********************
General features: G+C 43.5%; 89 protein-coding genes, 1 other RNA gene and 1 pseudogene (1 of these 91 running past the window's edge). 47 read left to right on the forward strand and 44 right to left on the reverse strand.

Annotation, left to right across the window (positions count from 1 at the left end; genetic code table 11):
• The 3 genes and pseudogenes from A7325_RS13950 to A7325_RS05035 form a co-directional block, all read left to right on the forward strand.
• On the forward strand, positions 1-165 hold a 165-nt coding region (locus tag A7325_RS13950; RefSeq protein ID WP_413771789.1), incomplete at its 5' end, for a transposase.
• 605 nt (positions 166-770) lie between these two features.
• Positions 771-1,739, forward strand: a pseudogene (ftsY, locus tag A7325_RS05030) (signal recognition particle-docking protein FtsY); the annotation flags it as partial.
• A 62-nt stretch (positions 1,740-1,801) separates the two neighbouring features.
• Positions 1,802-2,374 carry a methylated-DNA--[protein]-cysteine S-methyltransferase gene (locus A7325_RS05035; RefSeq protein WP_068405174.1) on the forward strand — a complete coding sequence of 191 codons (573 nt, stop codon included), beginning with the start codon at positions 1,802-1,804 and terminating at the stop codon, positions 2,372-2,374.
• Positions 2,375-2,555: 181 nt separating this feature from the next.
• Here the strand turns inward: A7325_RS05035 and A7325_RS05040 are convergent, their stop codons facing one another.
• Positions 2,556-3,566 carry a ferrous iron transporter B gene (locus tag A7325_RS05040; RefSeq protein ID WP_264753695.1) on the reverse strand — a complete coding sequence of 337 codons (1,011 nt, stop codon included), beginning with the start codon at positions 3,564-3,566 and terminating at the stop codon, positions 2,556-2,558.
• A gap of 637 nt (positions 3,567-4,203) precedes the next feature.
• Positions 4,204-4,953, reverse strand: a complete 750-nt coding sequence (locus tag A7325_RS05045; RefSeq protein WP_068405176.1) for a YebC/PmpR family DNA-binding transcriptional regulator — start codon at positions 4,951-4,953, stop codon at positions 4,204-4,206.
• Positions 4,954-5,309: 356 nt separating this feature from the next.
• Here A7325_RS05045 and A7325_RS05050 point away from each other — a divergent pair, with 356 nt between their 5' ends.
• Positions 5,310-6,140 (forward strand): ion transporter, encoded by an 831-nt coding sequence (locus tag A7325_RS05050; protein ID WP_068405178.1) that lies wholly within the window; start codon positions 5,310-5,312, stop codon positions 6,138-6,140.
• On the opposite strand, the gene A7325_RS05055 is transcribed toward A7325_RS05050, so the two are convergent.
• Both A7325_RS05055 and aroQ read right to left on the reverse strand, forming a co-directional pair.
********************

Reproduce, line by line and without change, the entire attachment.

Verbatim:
General features: G+C 43.5%; 89 protein-coding genes, 1 other RNA gene and 1 pseudogene (1 of these 91 running past the window's edge). 47 read left to right on the forward strand and 44 right to left on the reverse strand.

Annotation, left to right across the window (positions count from 1 at the left end; genetic code table 11):
• The 3 genes and pseudogenes from A7325_RS13950 to A7325_RS05035 form a co-directional block, all read left to right on the forward strand.
• On the forward strand, positions 1-165 hold a 165-nt coding region (locus tag A7325_RS13950; RefSeq protein ID WP_413771789.1), incomplete at its 5' end, for a transposase.
• 605 nt (positions 166-770) lie between these two features.
• Positions 771-1,739, forward strand: a pseudogene (ftsY, locus tag A7325_RS05030) (signal recognition particle-docking protein FtsY); the annotation flags it as partial.
• A 62-nt stretch (positions 1,740-1,801) separates the two neighbouring features.
• Positions 1,802-2,374 carry a methylated-DNA--[protein]-cysteine S-methyltransferase gene (locus A7325_RS05035; RefSeq protein WP_068405174.1) on the forward strand — a complete coding sequence of 191 codons (573 nt, stop codon included), beginning with the start codon at positions 1,802-1,804 and terminating at the stop codon, positions 2,372-2,374.
• Positions 2,375-2,555: 181 nt separating this feature from the next.
• Here the strand turns inward: A7325_RS05035 and A7325_RS05040 are convergent, their stop codons facing one another.
• Positions 2,556-3,566 carry a ferrous iron transporter B gene (locus tag A7325_RS05040; RefSeq protein ID WP_264753695.1) on the reverse strand — a complete coding sequence of 337 codons (1,011 nt, stop codon included), beginning with the start codon at positions 3,564-3,566 and terminating at the stop codon, positions 2,556-2,558.
• A gap of 637 nt (positions 3,567-4,203) precedes the next feature.
• Positions 4,204-4,953, reverse strand: a complete 750-nt coding sequence (locus tag A7325_RS05045; RefSeq protein WP_068405176.1) for a YebC/PmpR family DNA-binding transcriptional regulator — start codon at positions 4,951-4,953, stop codon at positions 4,204-4,206.
• Positions 4,954-5,309: 356 nt separating this feature from the next.
• Here A7325_RS05045 and A7325_RS05050 point away from each other — a divergent pair, with 356 nt between their 5' ends.
• Positions 5,310-6,140 (forward strand): ion transporter, encoded by an 831-nt coding sequence (locus tag A7325_RS05050; protein ID WP_068405178.1) that lies wholly within the window; start codon positions 5,310-5,312, stop codon positions 6,138-6,140.
• On the opposite strand, the gene A7325_RS05055 is transcribed toward A7325_RS05050, so the two are convergent.
• Both A7325_RS05055 and aroQ read right to left on the reverse strand, forming a co-directional pair.